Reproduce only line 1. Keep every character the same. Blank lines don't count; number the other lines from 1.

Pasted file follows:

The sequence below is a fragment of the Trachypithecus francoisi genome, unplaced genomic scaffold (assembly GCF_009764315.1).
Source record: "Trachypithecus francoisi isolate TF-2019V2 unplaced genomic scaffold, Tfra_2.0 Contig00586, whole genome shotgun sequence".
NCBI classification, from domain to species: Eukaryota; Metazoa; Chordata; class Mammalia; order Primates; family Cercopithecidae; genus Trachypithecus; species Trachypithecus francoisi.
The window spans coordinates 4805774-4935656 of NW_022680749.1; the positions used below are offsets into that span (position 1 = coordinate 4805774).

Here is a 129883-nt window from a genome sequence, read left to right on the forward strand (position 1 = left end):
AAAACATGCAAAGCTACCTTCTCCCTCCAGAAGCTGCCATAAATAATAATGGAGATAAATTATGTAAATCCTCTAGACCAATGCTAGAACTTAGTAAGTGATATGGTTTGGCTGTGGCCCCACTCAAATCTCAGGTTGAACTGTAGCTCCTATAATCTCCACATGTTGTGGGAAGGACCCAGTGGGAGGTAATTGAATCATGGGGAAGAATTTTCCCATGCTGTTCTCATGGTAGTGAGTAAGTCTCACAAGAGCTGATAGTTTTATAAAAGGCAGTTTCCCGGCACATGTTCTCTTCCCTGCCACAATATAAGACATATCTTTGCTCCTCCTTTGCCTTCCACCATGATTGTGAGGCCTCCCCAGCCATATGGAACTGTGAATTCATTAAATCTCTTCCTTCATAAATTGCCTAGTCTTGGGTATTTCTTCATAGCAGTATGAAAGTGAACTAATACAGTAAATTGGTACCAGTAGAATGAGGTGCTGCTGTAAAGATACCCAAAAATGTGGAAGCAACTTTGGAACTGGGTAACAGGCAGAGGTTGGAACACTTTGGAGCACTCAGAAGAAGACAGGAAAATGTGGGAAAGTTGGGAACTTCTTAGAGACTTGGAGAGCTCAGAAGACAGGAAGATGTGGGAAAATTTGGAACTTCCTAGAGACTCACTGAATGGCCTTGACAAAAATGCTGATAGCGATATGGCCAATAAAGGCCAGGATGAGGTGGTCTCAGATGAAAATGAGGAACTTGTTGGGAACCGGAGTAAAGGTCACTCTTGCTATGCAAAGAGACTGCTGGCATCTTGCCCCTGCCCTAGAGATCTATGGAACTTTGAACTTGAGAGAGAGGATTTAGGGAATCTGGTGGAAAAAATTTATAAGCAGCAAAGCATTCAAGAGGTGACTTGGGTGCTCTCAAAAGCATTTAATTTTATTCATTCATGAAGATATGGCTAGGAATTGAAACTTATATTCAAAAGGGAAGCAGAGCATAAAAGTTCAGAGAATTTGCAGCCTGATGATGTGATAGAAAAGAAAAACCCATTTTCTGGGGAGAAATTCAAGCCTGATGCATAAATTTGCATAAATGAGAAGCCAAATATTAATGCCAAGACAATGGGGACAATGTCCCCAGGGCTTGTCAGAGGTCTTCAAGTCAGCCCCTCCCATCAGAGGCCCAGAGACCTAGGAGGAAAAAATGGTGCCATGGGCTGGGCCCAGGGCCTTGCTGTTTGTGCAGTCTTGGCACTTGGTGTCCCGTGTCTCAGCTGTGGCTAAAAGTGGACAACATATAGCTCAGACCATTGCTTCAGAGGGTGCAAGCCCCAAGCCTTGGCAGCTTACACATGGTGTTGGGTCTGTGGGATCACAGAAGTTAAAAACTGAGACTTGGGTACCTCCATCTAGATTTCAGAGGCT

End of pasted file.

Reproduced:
The sequence below is a fragment of the Trachypithecus francoisi genome, unplaced genomic scaffold (assembly GCF_009764315.1).